Ken-Ton Bee: Rating the air we breathe

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May 4, 2011
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How the grades are calculated: In the American Lung Association's analysis of ozone and short-term levels of particle pollution, it assigned increasing weights to the days when air pollution levels reached the higher ranges to calculate their grades. The ALA adds those together and calculates the weighted average, then assigns grades based on that weighted average. For year-round levels of particle pollution, the ALA uses annual averaged levels calculated by the Environmental Protection Agency.

The American Lung Association recently released its 2011 State of the Air, which provides ratings for air quality across the country.

The Lung Association’s report uses the most recent U.S. Environmental Protection Agency’s data collected from 2007 through 2009 from official monitors — in New York the monitors are controlled by the state Department of Environmental Conservation — for ozone and particle pollution.

Ozone vs. particle pollution

According to the DEC, ozone, or smog, is the most widespread air pollutant.

It is a gas formed most often when sunlight reacts with vapors emitted when motor vehicles, factories, power plants and other sources burn fuel.

Breathing in ozone irritates the respiratory tract and causes health problems such as asthma attacks, coughing, wheezing, chest pain and even premature death.

Five groups of people are especially vulnerable to the effects of breathing ozone: children and teens, anyone 65 years of age or older, people who work or exercise outdoors, those with existing lung diseases, and “responders” who are otherwise healthy but for some reason react more strongly to ozone.

The department also explained that particle pollution, called fine particulate matter or PM 2.5, is a deadly cocktail of ash, soot, diesel exhaust, chemicals, metals and aerosols that can spike dangerously for hours to weeks on end.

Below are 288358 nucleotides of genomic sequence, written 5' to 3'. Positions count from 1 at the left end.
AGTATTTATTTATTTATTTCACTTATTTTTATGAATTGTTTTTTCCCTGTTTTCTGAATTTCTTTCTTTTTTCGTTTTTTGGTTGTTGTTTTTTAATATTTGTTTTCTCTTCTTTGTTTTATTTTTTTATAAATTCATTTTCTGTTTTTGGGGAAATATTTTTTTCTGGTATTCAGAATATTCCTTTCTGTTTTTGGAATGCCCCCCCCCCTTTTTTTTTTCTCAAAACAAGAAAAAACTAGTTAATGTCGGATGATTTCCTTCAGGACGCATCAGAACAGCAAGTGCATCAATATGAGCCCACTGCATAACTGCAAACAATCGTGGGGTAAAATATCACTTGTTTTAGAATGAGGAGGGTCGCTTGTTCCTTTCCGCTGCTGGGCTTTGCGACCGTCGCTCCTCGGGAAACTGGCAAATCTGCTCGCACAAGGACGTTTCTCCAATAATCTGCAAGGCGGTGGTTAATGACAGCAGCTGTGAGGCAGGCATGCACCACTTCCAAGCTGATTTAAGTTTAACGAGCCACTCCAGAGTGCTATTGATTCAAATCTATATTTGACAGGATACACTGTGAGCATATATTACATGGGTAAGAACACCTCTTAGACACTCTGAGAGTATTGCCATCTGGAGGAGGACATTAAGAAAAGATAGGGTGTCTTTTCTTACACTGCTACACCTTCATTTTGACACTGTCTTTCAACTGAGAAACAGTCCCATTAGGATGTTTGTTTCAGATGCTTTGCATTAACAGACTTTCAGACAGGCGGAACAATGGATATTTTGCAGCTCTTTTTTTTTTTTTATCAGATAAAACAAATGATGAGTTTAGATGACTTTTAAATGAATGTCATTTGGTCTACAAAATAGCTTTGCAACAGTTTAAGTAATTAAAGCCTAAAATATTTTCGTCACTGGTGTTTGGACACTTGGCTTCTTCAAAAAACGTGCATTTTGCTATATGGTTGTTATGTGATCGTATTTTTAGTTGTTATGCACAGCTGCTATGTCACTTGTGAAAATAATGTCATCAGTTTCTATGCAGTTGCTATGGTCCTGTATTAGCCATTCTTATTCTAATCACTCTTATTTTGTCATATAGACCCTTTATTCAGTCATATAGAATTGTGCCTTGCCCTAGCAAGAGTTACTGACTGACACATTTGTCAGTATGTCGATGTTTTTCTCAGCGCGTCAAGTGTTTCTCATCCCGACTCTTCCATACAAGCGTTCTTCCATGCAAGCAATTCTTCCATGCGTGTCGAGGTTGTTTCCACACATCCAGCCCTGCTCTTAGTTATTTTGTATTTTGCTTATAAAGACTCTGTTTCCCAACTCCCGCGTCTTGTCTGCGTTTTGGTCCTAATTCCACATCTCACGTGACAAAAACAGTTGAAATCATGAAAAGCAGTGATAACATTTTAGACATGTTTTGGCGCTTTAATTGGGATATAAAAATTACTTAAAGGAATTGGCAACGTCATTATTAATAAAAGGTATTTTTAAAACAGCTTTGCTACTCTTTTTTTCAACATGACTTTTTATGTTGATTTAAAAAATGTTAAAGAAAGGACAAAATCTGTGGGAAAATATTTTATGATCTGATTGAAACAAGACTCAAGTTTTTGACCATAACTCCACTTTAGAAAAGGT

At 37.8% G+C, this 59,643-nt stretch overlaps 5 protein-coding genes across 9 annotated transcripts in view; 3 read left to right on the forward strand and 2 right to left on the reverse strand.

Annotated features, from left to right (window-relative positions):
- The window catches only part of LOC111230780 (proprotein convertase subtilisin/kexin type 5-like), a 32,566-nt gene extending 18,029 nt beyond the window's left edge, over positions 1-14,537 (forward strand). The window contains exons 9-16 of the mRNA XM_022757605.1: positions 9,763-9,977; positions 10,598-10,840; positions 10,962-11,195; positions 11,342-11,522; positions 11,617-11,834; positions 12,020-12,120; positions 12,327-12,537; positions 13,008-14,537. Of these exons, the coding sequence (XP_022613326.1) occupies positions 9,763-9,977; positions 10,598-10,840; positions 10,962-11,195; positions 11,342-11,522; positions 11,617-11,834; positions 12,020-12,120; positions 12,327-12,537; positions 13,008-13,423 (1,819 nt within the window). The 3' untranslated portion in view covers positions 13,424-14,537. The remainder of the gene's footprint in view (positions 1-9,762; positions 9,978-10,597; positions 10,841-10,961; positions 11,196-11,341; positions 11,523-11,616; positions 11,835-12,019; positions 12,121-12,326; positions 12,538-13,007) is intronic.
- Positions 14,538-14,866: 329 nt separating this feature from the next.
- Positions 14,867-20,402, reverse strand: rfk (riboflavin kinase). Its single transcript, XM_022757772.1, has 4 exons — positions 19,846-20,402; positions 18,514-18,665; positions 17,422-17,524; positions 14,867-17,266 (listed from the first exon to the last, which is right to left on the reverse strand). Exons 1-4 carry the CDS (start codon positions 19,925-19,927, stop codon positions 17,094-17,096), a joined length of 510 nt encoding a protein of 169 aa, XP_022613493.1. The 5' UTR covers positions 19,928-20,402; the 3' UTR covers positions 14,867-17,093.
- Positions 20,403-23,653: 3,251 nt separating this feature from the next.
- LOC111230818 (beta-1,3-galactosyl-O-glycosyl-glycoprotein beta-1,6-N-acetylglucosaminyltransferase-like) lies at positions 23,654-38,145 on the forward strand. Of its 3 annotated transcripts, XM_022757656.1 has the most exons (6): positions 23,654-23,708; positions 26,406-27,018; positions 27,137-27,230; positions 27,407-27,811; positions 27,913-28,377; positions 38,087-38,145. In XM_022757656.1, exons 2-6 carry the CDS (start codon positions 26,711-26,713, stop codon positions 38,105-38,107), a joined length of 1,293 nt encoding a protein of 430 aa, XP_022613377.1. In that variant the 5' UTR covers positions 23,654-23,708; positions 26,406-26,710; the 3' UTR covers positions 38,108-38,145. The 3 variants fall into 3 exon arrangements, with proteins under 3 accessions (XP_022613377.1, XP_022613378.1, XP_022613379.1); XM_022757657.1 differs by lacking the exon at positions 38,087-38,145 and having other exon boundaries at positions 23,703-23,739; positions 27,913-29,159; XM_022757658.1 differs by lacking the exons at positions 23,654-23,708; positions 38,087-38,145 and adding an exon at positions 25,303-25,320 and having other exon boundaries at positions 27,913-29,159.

The body’s natural defenses, coughing and sneezing, fail to keep these microscopic particles from burrowing deep within the lungs, triggering serious problems such as asthma and heart attacks, strokes, lung cancer and even early death.

Anyone living in an area with a high level of particle pollution is at risk. Individuals at the greatest risk from particle pollution exposure include those with lung disease, diabetics and women over 50.

Air grading system

The Lung Association’s report, which grades counties based on the color-coded Air Quality Index developed by the U.S. Environmental Protection Agency to help alert the public to daily unhealthy air conditions, states that air quality in Western New York needs improving.

Counties are graded for ozone, year-round particle pollution and short-term particle pollution levels. The report also uses EPA calculations for year-round particle levels.

The Lung Association identified the number of days that each county with at least one air quality monitor experienced air quality designated as orange (unhealthy for sensitive groups), red (unhealthy), or purple (very unhealthy) to determine the grades.

Erie County was among the 16 (out of 34) counties in New York state that had Department of Conservation air quality monitor results that received failing grades. Western New York’s monitors are located in Amherst, Buffalo, and Tonawanda. The Lackawanna station’s operation was suspended at the end of 2010 due to budget and personnel restraints.

The county received an F — the worse grade — for ozone pollution. It experienced 18 orange days, six fewer than reported in 2010. It received a D for short-term particle pollution, the same grade as last year.

Buffalo was ranked among the list of most polluted cities for ozone and was tied for 76th out of 228 total metro areas nationwide. The region also was ranked among the list of most polluted cities for short-term particle pollution and tied for 60th out of 230 total metro areas. Finally, the region was ranked 89th cleanest on the list of cities ranked for annual particle pollution out of 218 total metro areas.